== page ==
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Greencastle-Antrim board okays bid advertisement for stadium renovations

February 17, 2011|By C.J. LOVELACE | cj.lovelace@herald-mail.com

GREENCASTLE, Pa. — Blue Devil athletes are one step closer to playing on synthetic turf fields next fall.

The Greencastle-Antrim School Board voted 7-1 Thursday night to authorize the administration and its architect, EI Associates, to advertise and begin accepting bid documents for its planned renovations to its stadium and practice fields.

The renovations include resurfacing the track and installing turf at Kaley Field, with alternate bids for lighting, scoreboards and an additional turf practice field located to the north of the existing stadium.

Although it depends on the bid packages, the district anticipates the project to cost around $2 million.

Board member Eric Holtzman voted against the motion while board member Paul Politis was absent.

The board plans to begin sifting through bid packages at its March 17 meeting, but will first need to receive a zoning variance from the Greencastle Borough Council on March 3, the same date of the board's next meeting.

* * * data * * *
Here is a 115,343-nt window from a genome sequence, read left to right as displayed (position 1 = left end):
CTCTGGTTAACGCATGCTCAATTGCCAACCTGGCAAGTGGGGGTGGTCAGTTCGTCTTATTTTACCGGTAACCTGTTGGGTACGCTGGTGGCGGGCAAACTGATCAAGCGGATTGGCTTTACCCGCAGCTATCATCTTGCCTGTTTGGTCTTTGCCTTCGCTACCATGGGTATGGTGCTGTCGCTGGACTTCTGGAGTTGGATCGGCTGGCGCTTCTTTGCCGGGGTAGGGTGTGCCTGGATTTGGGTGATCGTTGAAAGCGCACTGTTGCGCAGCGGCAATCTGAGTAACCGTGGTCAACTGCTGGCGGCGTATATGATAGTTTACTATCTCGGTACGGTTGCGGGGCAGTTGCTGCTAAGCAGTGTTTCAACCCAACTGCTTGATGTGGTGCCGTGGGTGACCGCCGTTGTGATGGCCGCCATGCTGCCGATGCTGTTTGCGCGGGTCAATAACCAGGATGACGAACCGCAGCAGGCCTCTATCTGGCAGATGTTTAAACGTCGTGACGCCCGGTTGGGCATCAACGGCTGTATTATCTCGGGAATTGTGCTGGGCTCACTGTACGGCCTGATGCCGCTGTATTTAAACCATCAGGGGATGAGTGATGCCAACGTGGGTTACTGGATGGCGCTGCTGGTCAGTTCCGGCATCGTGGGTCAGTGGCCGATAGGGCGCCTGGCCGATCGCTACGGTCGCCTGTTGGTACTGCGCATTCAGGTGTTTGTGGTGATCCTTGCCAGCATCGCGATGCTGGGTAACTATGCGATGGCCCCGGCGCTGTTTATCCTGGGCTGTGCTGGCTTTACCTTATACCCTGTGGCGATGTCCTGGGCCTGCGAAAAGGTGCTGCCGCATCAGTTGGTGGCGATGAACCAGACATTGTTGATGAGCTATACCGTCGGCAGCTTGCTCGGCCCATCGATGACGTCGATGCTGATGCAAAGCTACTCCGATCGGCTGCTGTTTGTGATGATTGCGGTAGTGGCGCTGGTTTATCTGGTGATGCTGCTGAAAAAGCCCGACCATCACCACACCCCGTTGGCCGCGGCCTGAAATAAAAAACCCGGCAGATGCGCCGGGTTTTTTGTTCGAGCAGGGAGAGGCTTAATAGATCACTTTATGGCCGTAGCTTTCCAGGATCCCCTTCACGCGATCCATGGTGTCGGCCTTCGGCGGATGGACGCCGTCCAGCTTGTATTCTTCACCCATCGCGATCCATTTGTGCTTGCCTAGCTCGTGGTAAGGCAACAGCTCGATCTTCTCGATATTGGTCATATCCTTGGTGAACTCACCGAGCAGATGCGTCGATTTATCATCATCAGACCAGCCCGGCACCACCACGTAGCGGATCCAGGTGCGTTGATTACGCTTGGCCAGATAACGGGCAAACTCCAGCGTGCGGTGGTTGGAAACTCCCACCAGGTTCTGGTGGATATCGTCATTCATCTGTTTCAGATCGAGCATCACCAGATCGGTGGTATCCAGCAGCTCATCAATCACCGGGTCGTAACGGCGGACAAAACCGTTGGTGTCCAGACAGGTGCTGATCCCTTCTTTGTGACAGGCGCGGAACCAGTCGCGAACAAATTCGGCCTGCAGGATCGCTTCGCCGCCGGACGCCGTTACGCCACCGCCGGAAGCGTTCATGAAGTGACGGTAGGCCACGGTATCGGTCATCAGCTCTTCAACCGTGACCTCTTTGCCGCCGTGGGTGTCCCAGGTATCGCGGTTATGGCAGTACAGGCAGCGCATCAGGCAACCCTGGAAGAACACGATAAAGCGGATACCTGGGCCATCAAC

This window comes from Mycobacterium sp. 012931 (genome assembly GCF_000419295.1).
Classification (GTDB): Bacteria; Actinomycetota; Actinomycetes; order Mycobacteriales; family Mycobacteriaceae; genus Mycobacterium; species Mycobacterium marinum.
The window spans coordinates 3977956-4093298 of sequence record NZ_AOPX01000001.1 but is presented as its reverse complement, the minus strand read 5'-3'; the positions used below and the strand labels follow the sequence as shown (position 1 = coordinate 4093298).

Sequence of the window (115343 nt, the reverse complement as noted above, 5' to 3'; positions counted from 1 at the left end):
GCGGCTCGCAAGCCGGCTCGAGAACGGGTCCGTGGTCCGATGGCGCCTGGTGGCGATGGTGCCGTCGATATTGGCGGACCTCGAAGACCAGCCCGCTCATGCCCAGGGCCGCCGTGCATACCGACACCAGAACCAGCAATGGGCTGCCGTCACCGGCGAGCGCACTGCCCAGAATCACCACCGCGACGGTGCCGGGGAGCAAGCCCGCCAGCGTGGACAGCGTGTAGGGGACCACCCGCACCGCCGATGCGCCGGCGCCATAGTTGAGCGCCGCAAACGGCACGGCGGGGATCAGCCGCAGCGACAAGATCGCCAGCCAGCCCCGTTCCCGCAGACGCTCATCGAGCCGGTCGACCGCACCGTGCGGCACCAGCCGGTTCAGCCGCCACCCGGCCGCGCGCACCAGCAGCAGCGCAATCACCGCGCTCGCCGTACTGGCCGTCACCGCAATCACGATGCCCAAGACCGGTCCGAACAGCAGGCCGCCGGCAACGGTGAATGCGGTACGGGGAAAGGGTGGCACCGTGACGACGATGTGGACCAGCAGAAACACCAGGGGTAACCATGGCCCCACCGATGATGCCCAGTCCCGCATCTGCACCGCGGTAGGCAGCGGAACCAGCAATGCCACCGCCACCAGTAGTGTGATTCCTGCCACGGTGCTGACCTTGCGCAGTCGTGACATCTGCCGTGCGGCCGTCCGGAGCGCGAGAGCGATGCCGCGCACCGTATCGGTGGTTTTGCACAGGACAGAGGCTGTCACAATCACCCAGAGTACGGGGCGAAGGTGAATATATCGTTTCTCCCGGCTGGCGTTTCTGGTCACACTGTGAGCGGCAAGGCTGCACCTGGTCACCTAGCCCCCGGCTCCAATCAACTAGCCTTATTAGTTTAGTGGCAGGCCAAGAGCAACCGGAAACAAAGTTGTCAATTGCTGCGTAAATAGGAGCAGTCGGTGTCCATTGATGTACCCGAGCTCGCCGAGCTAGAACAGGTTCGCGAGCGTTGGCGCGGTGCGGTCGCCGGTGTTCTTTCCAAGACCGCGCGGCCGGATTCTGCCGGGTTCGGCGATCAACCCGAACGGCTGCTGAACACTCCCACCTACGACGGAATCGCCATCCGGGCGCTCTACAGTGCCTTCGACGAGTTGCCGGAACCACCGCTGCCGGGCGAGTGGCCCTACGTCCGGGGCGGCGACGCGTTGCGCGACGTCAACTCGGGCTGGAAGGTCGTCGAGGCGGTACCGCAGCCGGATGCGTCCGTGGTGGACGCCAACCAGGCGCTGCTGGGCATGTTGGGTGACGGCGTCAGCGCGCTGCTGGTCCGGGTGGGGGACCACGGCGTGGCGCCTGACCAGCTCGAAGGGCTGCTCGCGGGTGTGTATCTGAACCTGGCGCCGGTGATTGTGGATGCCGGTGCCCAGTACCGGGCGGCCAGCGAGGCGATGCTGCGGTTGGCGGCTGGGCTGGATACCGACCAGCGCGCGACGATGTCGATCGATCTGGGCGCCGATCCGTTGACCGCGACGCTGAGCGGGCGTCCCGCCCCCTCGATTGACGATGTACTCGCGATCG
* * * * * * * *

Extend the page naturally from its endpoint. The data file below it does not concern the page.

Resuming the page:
Board President Joel Fridgen said representatives from the Harrisburg, Pa.-based EI Associates are to attend the council meeting, then report back to the board.

A concerned Antrim Township resident, Paul Barnes, spoke up against the renovations during the public comment period of Thursday's meeting.

"Why do we need synthetic fields?" he asked the board. "This thing is millions of dollars over our head."

Barnes also mentioned the increasing burden on the district's tax base. He highlighted a rising trend of delinquent utility bills in Antrim Township.

"If this continues growing, how are you going to collect the taxes?" he asked, referring to possible increases in school taxes to help bridge the district's projected $1.7 million budget gap for next year.

With girls' soccer transferring into the fall season next year, Fridgen said increasing volumes of games and practices create a dilemma for athletics at Greencastle. Football and boys' soccer will also be in season, which gives the fields "no time to recover" from continued use, he said.

"That's the dilemma we are in," Fridgen said.

Durability and less required maintenance make turf fields attractive options.

"Many schools in the Mid-Penn Conference already have turf fields," Fridgen said.

Neighboring Chambersburg Area School District has a turf field installed at its football stadium.

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